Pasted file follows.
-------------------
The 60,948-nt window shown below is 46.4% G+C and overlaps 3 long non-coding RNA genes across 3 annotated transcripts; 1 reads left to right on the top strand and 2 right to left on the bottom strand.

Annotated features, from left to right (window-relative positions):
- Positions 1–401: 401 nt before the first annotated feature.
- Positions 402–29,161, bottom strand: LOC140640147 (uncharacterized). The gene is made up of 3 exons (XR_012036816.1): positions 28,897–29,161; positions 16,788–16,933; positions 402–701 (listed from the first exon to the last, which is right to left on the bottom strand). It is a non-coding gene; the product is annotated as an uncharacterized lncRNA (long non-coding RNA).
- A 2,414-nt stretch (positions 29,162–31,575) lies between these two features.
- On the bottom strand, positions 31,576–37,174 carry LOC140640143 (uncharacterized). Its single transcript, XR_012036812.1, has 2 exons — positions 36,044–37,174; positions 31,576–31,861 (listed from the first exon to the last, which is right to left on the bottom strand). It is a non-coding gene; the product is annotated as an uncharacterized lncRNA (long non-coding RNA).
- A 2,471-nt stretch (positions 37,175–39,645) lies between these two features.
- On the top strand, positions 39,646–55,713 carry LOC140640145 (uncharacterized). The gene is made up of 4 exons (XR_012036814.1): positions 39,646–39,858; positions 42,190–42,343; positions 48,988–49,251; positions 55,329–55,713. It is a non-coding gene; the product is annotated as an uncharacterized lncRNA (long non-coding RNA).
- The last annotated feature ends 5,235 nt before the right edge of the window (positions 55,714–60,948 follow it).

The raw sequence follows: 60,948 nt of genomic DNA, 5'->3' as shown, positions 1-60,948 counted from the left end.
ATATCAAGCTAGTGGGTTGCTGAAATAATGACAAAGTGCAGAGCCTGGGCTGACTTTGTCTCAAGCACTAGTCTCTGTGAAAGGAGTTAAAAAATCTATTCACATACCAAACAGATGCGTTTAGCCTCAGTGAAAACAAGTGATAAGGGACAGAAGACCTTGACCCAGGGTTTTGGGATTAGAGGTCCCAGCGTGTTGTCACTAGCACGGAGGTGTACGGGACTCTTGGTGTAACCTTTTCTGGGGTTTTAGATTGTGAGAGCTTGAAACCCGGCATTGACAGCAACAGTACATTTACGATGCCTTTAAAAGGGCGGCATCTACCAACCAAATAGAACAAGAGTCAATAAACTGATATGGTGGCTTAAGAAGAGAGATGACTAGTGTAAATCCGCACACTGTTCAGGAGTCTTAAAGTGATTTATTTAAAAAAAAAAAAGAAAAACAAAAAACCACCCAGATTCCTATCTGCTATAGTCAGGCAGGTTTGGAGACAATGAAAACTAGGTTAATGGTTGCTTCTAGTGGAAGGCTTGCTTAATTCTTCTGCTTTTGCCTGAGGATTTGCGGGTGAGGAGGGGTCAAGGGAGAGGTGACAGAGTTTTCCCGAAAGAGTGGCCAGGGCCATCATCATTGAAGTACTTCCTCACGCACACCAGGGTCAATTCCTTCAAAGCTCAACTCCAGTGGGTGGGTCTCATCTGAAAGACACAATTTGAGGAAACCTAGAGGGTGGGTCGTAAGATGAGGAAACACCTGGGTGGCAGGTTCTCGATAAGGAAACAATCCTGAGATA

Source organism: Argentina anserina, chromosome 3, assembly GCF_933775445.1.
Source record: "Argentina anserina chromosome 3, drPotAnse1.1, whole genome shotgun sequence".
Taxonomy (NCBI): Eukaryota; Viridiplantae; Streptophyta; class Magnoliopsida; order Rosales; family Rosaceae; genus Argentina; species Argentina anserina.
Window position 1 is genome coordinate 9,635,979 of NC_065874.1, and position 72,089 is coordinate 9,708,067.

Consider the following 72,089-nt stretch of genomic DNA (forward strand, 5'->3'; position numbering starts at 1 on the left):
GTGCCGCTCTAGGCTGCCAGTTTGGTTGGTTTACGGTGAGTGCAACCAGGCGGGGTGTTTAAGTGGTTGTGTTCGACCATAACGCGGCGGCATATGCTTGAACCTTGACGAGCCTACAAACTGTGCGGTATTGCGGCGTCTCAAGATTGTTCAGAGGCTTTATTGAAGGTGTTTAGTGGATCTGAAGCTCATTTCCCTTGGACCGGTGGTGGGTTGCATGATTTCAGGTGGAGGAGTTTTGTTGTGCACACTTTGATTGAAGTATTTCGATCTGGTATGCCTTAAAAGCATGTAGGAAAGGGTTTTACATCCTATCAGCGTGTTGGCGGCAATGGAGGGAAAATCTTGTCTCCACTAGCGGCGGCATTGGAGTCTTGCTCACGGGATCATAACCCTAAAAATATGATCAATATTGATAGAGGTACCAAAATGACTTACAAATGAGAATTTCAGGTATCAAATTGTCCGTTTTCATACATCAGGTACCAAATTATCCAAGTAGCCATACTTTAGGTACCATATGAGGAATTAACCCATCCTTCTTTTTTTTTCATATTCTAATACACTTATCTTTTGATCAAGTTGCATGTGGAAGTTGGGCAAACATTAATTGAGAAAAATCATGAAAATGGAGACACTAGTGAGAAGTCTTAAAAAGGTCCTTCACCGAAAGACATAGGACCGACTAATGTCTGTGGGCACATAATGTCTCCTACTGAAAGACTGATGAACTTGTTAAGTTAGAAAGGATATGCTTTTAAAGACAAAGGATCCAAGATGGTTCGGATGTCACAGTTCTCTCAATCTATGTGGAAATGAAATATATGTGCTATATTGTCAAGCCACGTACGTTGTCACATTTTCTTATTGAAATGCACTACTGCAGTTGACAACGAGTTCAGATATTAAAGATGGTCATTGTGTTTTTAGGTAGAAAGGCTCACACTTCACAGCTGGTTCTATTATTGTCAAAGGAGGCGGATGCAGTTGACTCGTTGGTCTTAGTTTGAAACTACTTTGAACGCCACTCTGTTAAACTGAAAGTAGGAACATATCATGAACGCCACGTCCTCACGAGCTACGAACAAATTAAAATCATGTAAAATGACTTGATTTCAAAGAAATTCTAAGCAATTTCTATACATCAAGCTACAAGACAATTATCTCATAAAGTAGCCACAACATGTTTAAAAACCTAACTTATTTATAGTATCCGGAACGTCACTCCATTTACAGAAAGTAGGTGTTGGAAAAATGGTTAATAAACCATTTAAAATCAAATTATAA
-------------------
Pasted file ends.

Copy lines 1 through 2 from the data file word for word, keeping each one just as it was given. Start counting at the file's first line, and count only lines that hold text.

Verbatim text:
The 60,948-nt window shown below is 46.4% G+C and overlaps 3 long non-coding RNA genes across 3 annotated transcripts; 1 reads left to right on the top strand and 2 right to left on the bottom strand.

Annotated features, from left to right (window-relative positions):